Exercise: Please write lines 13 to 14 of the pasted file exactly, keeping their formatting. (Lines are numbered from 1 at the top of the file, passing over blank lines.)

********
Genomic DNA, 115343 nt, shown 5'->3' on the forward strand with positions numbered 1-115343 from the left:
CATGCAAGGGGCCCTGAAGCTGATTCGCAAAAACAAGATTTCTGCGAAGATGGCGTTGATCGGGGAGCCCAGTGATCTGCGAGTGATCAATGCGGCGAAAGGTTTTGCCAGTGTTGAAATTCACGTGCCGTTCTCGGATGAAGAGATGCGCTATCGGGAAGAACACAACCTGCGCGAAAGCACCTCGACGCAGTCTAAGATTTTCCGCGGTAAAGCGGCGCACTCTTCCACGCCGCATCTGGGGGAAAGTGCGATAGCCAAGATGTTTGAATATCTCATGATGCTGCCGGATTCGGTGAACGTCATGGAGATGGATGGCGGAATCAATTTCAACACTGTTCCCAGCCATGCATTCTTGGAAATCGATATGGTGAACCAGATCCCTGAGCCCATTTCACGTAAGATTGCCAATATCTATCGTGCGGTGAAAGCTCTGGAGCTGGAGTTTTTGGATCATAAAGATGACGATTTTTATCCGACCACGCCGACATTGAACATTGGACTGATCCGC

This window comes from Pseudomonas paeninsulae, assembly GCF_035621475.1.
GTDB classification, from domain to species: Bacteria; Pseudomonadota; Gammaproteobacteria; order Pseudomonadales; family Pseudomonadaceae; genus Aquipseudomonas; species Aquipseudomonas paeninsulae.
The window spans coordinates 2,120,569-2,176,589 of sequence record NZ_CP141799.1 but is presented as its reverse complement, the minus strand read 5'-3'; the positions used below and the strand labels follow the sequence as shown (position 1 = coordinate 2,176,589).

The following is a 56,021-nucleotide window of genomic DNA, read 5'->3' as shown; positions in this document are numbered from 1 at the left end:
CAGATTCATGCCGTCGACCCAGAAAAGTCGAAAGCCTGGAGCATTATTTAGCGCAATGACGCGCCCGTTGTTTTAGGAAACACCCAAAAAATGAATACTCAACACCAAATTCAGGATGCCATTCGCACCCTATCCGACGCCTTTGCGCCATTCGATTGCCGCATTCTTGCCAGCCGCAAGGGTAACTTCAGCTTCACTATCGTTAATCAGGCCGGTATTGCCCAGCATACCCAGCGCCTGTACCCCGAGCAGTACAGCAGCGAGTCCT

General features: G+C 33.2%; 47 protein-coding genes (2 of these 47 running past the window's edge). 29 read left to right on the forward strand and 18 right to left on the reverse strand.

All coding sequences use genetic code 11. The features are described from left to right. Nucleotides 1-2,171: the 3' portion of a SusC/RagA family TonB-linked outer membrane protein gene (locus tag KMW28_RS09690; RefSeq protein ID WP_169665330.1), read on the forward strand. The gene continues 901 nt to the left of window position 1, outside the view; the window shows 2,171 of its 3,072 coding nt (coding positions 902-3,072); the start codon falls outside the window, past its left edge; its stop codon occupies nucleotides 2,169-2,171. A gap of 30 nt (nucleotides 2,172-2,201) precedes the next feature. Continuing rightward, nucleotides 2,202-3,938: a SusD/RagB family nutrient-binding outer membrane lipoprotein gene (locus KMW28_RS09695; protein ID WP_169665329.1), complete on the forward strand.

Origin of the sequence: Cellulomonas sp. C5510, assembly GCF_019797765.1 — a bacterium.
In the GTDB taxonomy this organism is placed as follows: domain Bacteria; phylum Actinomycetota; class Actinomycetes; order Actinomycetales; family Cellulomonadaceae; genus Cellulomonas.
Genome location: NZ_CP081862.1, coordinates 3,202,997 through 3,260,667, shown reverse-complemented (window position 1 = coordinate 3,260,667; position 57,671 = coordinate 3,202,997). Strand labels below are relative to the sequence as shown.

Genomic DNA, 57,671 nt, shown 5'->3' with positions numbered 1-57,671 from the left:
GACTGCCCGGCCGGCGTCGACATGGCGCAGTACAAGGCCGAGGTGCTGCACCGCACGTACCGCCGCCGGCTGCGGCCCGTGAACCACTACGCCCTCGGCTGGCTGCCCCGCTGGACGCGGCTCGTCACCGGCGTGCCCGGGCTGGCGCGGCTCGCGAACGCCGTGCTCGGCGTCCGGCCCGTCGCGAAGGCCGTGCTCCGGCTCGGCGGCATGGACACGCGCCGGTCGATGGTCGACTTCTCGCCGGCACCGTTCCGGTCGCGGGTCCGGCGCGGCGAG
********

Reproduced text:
Genomic DNA, 57,671 nt, shown 5'->3' with positions numbered 1-57,671 from the left:
GACTGCCCGGCCGGCGTCGACATGGCGCAGTACAAGGCCGAGGTGCTGCACCGCACGTACCGCCGCCGGCTGCGGCCCGTGAACCACTACGCCCTCGGCTGGCTGCCCCGCTGGACGCGGCTCGTCACCGGCGTGCCCGGGCTGGCGCGGCTCGCGAACGCCGTGCTCGGCGTCCGGCCCGTCGCGAAGGCCGTGCTCCGGCTCGGCGGCATGGACACGCGCCGGTCGATGGTCGACTTCTCGCCGGCACCGTTCCGGTCGCGGGTCCGGCGCGGCGAG